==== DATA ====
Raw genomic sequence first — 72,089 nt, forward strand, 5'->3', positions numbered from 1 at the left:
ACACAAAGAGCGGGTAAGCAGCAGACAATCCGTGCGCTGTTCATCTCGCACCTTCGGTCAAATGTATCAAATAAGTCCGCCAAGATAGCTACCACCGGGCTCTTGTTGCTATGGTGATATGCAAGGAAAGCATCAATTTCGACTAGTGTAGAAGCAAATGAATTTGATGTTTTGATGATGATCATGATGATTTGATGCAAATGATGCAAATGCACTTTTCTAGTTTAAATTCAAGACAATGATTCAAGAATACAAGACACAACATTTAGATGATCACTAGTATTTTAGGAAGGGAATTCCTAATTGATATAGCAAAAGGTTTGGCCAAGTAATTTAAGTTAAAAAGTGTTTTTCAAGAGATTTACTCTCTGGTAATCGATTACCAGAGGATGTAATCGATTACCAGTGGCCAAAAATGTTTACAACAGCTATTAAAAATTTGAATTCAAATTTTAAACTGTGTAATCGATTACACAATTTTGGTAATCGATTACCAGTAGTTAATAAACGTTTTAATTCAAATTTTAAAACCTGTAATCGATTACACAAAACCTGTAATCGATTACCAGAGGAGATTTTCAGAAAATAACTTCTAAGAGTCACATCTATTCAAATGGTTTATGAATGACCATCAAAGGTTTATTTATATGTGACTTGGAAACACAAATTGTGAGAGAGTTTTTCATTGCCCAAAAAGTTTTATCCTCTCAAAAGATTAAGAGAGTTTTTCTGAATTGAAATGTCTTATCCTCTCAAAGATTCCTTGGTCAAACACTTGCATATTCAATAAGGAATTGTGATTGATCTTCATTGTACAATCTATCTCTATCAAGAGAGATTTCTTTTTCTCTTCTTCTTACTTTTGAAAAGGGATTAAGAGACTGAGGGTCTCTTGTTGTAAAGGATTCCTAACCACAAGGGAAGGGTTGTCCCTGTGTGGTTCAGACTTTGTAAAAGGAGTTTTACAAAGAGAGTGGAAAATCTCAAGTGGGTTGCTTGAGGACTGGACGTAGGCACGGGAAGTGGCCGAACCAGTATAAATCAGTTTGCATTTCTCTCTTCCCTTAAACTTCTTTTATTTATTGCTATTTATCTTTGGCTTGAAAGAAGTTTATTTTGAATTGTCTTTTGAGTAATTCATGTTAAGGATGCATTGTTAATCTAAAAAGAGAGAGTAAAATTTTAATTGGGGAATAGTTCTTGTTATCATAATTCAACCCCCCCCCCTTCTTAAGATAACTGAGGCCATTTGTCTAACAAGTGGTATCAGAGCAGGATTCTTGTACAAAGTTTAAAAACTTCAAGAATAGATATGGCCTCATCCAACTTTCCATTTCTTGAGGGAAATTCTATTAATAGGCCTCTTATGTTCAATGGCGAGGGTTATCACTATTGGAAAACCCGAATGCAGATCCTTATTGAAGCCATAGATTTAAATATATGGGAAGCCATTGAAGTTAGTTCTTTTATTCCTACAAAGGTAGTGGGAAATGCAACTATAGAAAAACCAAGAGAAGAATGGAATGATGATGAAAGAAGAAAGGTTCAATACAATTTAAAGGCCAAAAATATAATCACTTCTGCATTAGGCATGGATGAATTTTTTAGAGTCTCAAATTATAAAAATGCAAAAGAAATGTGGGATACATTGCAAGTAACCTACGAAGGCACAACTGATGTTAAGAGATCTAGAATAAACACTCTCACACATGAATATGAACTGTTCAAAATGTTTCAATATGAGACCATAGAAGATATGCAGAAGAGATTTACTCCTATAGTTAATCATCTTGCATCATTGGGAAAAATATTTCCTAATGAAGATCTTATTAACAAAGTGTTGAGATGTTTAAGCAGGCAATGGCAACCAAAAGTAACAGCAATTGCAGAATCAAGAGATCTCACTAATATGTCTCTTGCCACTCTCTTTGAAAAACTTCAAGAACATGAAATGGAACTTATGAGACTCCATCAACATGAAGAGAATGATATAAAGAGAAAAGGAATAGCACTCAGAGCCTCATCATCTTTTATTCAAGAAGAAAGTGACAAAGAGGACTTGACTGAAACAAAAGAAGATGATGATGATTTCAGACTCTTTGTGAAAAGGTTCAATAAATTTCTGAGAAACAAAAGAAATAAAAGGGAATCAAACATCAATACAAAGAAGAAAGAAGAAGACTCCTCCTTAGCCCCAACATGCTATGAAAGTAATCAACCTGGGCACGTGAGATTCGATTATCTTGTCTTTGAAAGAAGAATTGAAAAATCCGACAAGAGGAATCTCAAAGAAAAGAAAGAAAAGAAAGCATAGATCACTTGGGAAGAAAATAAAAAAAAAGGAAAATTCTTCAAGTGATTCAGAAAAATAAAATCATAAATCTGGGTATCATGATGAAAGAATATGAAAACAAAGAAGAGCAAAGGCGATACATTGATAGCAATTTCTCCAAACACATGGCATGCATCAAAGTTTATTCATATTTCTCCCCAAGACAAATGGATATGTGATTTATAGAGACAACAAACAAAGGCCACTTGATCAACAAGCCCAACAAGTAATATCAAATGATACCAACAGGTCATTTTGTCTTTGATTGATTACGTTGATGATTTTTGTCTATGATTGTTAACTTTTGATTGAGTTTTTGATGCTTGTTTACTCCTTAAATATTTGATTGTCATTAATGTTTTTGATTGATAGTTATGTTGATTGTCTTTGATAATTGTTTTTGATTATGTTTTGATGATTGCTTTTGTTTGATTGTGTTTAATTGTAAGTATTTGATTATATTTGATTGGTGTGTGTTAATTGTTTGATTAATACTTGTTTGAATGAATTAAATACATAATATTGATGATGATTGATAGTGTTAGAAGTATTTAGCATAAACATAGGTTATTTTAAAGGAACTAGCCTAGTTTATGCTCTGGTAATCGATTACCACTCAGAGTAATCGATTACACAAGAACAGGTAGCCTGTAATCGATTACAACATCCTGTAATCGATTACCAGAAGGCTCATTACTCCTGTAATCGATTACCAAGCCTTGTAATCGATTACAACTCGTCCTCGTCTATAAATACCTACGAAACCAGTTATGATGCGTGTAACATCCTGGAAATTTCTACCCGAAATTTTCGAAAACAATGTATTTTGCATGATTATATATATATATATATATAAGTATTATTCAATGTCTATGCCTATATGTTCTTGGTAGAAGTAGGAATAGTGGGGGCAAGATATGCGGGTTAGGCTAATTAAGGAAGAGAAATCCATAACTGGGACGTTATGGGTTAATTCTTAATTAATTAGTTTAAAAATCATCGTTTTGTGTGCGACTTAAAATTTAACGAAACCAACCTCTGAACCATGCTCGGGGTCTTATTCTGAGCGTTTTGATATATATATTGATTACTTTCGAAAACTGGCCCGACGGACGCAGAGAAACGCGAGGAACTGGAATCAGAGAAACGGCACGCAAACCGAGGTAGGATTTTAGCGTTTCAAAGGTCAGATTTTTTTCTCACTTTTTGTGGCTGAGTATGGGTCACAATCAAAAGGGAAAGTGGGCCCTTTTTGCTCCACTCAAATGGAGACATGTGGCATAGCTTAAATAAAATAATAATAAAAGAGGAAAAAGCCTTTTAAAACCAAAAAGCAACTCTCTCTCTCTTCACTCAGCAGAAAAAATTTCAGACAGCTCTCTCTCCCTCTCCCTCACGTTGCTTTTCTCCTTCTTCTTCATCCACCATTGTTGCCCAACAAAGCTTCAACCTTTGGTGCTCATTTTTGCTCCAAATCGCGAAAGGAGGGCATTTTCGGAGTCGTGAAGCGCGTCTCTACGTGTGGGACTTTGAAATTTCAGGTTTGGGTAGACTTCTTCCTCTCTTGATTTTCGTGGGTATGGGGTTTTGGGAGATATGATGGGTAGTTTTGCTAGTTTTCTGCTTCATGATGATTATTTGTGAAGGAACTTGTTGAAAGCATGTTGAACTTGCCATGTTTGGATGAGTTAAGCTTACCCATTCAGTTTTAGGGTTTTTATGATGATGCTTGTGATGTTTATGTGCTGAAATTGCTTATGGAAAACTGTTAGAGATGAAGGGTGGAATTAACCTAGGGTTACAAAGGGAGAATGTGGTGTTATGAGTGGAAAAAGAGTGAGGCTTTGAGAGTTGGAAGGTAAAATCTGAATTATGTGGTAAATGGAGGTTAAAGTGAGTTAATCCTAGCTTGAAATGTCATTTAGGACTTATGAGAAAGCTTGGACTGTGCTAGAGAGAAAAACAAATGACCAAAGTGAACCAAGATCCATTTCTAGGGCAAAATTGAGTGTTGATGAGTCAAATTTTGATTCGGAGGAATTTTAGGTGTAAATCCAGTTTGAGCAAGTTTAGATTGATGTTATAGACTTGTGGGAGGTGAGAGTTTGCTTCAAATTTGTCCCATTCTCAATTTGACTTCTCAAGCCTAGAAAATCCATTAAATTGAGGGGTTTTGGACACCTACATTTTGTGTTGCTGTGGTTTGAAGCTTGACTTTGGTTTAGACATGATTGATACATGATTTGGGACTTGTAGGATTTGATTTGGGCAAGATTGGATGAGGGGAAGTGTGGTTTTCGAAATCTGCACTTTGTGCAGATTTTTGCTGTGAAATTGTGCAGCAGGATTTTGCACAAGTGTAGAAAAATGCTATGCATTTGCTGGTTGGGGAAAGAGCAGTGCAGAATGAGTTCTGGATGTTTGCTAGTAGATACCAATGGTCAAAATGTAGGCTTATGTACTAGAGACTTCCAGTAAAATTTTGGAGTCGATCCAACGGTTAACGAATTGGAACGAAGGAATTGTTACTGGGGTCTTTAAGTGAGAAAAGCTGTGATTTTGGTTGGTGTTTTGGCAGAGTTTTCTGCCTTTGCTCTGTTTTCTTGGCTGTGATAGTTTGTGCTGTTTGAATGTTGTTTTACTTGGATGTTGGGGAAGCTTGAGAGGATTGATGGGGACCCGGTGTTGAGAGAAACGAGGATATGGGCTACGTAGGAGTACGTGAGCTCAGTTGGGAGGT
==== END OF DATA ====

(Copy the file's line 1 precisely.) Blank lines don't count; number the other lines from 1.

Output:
Raw genomic sequence first — 72,089 nt, forward strand, 5'->3', positions numbered from 1 at the left: